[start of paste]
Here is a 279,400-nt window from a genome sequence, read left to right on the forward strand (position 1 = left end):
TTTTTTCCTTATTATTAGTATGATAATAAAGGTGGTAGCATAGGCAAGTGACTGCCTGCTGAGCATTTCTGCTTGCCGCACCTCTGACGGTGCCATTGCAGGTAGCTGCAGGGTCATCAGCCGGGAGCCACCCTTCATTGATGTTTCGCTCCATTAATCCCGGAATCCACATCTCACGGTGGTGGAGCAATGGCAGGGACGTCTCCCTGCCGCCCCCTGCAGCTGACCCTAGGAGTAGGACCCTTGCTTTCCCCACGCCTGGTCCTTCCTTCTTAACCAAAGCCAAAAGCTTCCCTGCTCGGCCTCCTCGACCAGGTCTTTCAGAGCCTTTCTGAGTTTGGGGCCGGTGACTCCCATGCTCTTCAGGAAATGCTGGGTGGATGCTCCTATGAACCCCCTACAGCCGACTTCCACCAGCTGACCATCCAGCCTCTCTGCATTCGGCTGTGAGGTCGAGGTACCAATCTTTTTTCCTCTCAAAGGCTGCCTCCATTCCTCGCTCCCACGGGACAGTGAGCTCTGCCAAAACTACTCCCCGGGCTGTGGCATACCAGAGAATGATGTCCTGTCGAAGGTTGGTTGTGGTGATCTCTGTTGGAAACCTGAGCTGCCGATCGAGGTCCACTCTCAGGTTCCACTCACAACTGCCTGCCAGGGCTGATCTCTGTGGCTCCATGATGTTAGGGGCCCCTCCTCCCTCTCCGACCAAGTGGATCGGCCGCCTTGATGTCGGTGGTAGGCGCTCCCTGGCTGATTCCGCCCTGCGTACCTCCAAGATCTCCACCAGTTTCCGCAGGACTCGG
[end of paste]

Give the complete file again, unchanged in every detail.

Here is a 279,400-nt window from a genome sequence, read left to right on the forward strand (position 1 = left end):
TTTTTTCCTTATTATTAGTATGATAATAAAGGTGGTAGCATAGGCAAGTGACTGCCTGCTGAGCATTTCTGCTTGCCGCACCTCTGACGGTGCCATTGCAGGTAGCTGCAGGGTCATCAGCCGGGAGCCACCCTTCATTGATGTTTCGCTCCATTAATCCCGGAATCCACATCTCACGGTGGTGGAGCAATGGCAGGGACGTCTCCCTGCCGCCCCCTGCAGCTGACCCTAGGAGTAGGACCCTTGCTTTCCCCACGCCTGGTCCTTCCTTCTTAACCAAAGCCAAAAGCTTCCCTGCTCGGCCTCCTCGACCAGGTCTTTCAGAGCCTTTCTGAGTTTGGGGCCGGTGACTCCCATGCTCTTCAGGAAATGCTGGGTGGATGCTCCTATGAACCCCCTACAGCCGACTTCCACCAGCTGACCATCCAGCCTCTCTGCATTCGGCTGTGAGGTCGAGGTACCAATCTTTTTTCCTCTCAAAGGCTGCCTCCATTCCTCGCTCCCACGGGACAGTGAGCTCTGCCAAAACTACTCCCCGGGCTGTGGCATACCAGAGAATGATGTCCTGTCGAAGGTTGGTTGTGGTGATCTCTGTTGGAAACCTGAGCTGCCGATCGAGGTCCACTCTCAGGTTCCACTCACAACTGCCTGCCAGGGCTGATCTCTGTGGCTCCATGATGTTAGGGGCCCCTCCTCCCTCTCCGACCAAGTGGATCGGCCGCCTTGATGTCGGTGGTAGGCGCTCCCTGGCTGATTCCGCCCTGCGTACCTCCAAGATCTCCACCAGTTTCCGCAGGACTCGG